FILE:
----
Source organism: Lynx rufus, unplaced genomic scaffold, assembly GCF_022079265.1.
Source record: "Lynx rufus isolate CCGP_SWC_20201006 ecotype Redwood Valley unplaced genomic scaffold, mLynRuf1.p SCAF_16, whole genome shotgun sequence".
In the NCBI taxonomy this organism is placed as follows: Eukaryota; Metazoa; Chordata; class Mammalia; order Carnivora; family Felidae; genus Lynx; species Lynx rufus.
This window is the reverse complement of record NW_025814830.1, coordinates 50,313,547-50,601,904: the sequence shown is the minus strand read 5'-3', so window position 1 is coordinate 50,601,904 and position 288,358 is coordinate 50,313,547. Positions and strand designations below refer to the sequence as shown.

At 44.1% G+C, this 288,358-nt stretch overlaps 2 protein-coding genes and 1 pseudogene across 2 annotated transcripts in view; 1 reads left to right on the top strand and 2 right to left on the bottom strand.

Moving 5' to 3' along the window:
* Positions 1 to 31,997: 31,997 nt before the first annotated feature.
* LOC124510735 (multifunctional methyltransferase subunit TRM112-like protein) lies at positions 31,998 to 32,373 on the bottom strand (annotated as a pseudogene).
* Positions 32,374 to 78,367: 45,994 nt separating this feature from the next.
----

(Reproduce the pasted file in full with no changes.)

Source organism: Lynx rufus, unplaced genomic scaffold, assembly GCF_022079265.1.
Source record: "Lynx rufus isolate CCGP_SWC_20201006 ecotype Redwood Valley unplaced genomic scaffold, mLynRuf1.p SCAF_16, whole genome shotgun sequence".
In the NCBI taxonomy this organism is placed as follows: Eukaryota; Metazoa; Chordata; class Mammalia; order Carnivora; family Felidae; genus Lynx; species Lynx rufus.
This window is the reverse complement of record NW_025814830.1, coordinates 50,313,547-50,601,904: the sequence shown is the minus strand read 5'-3', so window position 1 is coordinate 50,601,904 and position 288,358 is coordinate 50,313,547. Positions and strand designations below refer to the sequence as shown.

At 44.1% G+C, this 288,358-nt stretch overlaps 2 protein-coding genes and 1 pseudogene across 2 annotated transcripts in view; 1 reads left to right on the top strand and 2 right to left on the bottom strand.

Moving 5' to 3' along the window:
* Positions 1 to 31,997: 31,997 nt before the first annotated feature.
* LOC124510735 (multifunctional methyltransferase subunit TRM112-like protein) lies at positions 31,998 to 32,373 on the bottom strand (annotated as a pseudogene).
* Positions 32,374 to 78,367: 45,994 nt separating this feature from the next.